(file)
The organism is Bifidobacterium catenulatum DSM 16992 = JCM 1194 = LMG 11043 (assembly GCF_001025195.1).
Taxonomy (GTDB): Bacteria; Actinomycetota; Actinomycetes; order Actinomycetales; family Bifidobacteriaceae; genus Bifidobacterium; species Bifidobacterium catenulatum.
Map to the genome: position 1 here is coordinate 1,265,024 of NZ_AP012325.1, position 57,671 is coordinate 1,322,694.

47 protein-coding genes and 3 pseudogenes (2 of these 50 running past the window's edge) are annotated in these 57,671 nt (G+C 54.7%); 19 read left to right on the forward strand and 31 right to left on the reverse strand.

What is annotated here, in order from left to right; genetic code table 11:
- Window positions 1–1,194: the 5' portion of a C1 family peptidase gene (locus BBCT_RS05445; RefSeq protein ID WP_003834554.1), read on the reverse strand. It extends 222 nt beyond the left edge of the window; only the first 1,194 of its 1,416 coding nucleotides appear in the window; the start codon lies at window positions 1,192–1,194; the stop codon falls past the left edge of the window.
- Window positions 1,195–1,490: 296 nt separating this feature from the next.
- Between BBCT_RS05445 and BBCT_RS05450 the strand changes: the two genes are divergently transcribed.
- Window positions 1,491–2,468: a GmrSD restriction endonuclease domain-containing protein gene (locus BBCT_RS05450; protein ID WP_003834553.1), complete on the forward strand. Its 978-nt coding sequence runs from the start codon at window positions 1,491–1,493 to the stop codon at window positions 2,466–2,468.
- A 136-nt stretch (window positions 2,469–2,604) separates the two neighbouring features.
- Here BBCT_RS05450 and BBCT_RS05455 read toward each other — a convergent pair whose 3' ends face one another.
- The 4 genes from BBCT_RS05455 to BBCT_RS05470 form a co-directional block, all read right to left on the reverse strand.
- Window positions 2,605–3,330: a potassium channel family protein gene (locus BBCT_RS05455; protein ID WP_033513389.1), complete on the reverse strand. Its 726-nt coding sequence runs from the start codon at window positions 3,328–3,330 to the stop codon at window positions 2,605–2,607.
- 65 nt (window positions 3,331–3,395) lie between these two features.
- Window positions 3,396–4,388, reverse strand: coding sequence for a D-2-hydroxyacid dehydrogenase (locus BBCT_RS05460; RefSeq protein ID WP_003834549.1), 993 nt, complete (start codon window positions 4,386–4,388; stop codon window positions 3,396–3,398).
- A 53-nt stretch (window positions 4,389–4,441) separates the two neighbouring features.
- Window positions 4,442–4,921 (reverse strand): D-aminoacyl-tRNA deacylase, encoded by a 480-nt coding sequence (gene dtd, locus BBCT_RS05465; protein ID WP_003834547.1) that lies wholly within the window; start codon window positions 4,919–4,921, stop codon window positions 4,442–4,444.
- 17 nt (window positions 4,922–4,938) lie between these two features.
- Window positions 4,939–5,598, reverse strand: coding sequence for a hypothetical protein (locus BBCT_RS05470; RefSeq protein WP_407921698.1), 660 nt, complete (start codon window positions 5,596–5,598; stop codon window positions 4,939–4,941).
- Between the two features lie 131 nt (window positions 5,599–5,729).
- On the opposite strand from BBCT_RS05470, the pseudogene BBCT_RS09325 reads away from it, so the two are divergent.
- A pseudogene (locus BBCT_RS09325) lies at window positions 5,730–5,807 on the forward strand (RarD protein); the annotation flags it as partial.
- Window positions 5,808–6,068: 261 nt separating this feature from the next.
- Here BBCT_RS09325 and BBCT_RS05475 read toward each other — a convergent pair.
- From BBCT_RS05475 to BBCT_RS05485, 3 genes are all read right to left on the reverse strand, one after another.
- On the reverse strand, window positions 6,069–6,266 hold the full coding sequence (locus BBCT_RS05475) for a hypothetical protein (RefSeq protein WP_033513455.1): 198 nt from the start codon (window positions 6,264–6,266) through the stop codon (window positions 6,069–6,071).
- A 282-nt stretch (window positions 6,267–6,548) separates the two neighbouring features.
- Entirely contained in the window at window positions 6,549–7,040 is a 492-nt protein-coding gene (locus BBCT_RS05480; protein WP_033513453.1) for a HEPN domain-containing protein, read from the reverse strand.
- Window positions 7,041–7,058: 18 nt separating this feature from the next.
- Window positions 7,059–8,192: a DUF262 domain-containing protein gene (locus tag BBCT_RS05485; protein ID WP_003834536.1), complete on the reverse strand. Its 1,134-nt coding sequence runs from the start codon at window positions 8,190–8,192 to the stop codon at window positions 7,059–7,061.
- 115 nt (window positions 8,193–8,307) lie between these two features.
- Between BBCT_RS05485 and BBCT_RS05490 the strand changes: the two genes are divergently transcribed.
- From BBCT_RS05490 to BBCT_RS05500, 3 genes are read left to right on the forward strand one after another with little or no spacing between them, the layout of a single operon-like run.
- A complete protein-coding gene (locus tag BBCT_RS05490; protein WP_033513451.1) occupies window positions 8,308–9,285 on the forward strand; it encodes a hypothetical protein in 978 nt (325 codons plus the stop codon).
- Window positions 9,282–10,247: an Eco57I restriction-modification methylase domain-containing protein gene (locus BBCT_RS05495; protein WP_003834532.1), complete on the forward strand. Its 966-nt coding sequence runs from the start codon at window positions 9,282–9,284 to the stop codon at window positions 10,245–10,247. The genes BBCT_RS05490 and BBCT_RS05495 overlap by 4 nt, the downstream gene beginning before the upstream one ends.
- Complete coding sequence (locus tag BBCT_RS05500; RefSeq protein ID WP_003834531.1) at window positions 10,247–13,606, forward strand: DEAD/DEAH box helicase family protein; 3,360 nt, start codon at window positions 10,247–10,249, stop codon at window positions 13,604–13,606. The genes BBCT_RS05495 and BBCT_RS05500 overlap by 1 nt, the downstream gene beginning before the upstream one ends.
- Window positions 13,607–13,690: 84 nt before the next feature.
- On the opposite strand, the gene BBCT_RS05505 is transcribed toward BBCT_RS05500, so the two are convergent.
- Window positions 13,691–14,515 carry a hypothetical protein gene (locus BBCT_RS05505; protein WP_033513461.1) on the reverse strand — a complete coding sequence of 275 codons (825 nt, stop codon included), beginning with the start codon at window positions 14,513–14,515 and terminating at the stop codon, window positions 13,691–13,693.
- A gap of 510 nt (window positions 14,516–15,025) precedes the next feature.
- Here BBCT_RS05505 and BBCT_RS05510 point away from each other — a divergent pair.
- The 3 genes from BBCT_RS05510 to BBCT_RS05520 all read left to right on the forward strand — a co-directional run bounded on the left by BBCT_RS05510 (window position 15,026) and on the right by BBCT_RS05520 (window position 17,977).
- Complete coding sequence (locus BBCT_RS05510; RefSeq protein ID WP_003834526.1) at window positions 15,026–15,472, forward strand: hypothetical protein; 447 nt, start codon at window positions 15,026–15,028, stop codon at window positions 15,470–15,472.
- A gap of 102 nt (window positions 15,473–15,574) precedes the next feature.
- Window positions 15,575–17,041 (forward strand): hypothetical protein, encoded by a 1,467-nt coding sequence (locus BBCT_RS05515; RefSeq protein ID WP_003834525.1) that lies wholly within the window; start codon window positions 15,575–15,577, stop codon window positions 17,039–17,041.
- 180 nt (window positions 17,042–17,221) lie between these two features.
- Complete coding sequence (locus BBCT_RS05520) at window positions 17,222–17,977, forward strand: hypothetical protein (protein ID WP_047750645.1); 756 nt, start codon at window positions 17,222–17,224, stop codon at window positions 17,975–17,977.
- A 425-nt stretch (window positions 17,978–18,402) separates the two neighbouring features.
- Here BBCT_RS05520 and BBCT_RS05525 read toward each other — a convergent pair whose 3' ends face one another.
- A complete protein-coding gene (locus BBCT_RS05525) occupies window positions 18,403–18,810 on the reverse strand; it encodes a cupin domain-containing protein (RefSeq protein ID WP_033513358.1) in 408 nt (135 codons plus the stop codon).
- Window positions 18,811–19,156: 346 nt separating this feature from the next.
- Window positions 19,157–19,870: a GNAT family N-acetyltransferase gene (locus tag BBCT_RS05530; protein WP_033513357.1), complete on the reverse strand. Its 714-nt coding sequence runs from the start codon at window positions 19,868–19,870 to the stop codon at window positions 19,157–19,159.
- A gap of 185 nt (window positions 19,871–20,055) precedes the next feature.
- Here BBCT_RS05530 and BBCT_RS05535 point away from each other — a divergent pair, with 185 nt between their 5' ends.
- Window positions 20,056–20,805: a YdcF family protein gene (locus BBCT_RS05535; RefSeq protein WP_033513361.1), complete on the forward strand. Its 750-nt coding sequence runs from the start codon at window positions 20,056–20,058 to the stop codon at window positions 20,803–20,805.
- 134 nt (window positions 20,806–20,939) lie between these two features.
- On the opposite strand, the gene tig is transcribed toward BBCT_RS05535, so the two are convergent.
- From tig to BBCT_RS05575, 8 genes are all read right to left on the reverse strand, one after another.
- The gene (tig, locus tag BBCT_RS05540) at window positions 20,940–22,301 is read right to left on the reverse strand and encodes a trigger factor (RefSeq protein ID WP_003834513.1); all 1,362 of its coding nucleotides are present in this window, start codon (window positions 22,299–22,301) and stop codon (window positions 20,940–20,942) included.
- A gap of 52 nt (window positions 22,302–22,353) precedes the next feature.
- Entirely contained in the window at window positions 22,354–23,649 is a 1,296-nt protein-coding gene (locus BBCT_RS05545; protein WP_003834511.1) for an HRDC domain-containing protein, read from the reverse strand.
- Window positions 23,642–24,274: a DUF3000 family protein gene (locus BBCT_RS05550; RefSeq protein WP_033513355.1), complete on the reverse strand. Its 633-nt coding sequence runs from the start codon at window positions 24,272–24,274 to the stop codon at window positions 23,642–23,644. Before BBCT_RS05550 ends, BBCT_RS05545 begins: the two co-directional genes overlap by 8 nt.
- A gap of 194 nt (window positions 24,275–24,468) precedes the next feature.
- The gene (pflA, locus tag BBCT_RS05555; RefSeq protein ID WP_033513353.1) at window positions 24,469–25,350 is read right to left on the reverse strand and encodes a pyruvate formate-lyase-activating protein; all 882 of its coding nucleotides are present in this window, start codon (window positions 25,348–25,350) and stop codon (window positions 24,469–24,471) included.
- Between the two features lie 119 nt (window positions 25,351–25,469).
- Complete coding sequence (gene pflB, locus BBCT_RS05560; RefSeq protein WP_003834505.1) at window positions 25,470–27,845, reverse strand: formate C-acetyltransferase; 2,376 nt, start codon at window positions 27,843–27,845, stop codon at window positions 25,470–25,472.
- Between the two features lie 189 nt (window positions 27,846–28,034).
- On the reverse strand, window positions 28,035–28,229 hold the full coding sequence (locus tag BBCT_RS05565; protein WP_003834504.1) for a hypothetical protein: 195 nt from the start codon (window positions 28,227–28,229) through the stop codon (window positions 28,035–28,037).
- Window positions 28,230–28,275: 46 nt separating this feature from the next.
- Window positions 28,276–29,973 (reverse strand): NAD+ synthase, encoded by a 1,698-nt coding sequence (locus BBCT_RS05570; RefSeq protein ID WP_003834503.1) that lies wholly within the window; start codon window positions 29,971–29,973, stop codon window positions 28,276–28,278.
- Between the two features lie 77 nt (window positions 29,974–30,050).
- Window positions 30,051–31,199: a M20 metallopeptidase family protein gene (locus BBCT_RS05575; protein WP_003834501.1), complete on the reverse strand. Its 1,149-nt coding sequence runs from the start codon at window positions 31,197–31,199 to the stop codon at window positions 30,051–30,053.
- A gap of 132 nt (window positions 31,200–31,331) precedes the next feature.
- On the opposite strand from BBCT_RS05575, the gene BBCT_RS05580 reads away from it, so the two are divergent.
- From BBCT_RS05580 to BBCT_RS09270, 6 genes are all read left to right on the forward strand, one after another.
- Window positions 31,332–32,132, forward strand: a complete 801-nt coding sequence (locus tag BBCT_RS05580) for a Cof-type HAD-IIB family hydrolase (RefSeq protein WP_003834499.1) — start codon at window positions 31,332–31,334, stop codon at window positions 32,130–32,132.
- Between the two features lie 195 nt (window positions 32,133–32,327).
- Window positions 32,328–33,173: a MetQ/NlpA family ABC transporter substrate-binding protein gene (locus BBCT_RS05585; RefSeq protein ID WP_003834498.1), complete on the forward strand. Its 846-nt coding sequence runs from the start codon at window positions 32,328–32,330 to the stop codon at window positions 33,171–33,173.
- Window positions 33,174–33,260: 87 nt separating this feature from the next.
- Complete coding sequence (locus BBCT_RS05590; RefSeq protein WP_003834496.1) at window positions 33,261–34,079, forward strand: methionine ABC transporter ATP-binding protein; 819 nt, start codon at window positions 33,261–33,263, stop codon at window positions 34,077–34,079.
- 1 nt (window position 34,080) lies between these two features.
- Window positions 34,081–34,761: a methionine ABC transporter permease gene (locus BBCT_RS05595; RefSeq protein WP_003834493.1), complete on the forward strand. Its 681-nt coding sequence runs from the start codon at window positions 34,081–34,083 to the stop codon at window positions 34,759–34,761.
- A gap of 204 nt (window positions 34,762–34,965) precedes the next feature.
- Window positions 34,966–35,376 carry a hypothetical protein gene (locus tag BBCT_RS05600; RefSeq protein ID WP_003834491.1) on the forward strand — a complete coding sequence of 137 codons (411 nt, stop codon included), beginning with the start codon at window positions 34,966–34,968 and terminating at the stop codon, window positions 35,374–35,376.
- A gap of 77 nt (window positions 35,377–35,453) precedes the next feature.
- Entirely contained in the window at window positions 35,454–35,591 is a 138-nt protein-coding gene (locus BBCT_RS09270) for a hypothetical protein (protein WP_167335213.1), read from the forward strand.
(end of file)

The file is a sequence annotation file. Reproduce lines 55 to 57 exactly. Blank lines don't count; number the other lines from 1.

- Window positions 20,056–20,805: a YdcF family protein gene (locus BBCT_RS05535; RefSeq protein WP_033513361.1), complete on the forward strand. Its 750-nt coding sequence runs from the start codon at window positions 20,056–20,058 to the stop codon at window positions 20,803–20,805.
- 134 nt (window positions 20,806–20,939) lie between these two features.
- On the opposite strand, the gene tig is transcribed toward BBCT_RS05535, so the two are convergent.